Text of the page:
Fed’s Bostic expresses caution about the pace of interest rate hikes

Atlanta Federal Reserve President Raphael Bostic on Tuesday expressed concern about the impact that rate hikes could have on the U.S. economic recovery, saying the central bank should not move so fast that it stifles growth.

Bostic did not commit in a CNBC interview to what pace the Fed should take to raise benchmark interest rates. Instead, he said politicians should be measured in their approach and see how what they do affects conditions.

“I think I’m in the same areas as my colleagues philosophically,” he told CNBC’s Sara Eisen in a “Closing Bell” interview. “I think it’s really important that we get to neutral and do it quickly.”

“Neutral” is considered the rate at which the economy runs by itself at rates that neither increase nor limit growth. Bostic said the neutral rate could be between 2% and 2.5% and the fund rate could be as low as 1.75% by the end of 2022. That places him close to the median of the Fed’s “dot plot” of individual members’ projections released each. quarter.

“I’ve really made us look at one and three quarters before the end of the year, but it may be slower depending on how the economy develops and we see a bigger weakening than I see in my base model,” he said. . “This is one of the reasons why I am reluctant to really declare that we want to go far beyond our neutral place because it may be more increases than is justified given the economic environment.”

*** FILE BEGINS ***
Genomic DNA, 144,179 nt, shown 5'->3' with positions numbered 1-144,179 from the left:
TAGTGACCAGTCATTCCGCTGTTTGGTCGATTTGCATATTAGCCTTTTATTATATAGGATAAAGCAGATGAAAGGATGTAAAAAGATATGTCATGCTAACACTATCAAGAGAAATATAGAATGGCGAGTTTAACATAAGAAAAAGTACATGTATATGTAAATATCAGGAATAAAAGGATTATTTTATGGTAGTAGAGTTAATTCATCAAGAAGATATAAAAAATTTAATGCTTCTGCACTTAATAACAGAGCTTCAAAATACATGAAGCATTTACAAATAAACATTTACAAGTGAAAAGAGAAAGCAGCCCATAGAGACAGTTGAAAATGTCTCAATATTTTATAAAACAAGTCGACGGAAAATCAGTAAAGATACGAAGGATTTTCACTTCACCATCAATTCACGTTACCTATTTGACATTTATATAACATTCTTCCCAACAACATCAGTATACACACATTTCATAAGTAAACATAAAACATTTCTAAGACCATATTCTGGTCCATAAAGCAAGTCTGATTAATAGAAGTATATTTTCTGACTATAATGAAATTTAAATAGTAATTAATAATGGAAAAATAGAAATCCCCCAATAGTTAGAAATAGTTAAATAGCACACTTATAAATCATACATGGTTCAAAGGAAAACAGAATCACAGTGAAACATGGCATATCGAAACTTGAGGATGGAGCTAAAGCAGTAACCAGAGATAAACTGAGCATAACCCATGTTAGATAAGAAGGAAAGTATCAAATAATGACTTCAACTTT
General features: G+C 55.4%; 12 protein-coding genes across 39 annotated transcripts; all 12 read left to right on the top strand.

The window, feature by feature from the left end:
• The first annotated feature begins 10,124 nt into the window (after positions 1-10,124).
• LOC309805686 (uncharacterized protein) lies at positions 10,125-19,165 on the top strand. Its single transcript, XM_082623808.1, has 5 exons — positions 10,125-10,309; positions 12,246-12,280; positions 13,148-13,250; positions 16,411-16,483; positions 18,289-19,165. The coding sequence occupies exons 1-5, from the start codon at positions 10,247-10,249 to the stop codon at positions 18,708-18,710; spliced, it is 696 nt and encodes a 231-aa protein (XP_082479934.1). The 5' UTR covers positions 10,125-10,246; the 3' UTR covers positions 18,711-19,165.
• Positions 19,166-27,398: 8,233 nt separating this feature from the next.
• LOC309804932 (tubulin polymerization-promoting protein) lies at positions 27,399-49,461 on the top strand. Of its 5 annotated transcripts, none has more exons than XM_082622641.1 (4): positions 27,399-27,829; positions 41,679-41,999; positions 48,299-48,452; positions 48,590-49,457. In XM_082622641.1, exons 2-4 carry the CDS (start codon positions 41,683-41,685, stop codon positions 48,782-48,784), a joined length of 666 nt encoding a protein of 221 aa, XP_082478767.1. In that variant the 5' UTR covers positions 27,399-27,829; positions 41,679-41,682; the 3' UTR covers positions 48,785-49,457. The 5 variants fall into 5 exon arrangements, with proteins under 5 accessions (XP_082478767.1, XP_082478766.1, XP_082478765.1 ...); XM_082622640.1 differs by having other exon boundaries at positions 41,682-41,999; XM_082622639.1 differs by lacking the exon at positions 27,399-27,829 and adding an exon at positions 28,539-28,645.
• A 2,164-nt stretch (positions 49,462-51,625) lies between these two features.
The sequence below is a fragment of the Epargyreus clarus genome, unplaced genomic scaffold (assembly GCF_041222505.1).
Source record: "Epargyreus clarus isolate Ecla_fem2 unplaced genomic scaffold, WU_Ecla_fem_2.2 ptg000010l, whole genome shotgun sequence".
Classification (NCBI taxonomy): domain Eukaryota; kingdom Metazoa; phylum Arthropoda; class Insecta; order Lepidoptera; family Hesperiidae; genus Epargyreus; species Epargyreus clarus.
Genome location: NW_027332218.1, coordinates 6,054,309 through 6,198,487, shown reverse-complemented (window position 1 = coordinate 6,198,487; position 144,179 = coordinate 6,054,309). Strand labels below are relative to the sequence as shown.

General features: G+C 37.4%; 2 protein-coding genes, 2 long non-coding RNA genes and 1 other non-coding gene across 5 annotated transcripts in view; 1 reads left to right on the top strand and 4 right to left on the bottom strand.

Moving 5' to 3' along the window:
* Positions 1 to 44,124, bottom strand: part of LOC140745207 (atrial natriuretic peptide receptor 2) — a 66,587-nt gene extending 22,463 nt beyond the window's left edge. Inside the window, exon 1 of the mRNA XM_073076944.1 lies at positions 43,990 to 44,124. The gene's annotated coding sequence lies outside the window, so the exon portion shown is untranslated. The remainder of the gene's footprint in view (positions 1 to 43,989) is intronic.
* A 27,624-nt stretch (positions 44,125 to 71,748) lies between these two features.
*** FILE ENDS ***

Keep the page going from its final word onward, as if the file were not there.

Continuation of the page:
This contrasts with some of the other members of the Federal Open Market Committee.

On Monday, St. Louis President James Bullard that he sees the Fed funds rate, which serves as the benchmark for many consumer debt instruments, rise to 3.5%. He said the Fed needs to go beyond neutral if it hopes to tame inflation at the fastest pace in more than 40 years.

But Bostic said the Fed “needs to be careful as we move forward.” Inflation could peak, he said, although he noted that real income adjusted for the cost of living has fallen.

“We have to get away from zero, I think zero is lower than we should be right now,” he said. “But at the same time, we just have to be careful.”

Market prices are for rate hikes that will bring the fund rate to 2.5% and the Fed will eventually raise to around 3.2% before lowering interest rates by the end of 2024.

The Atlanta Fed is following first-quarter GDP growth of just 1.3%, though Bostic said he expects the annual pace in 2022 to be around 3%.

“My goal is that there will not be a recession while I am sitting in this chair and I will just do everything I can to make it come true,” he said.

Correction: Bostic said the neutral interest rate is between 2-2.5% and the Fed Funds rate can be as low as 1.75%. An earlier version erred in his position on the neutral course.

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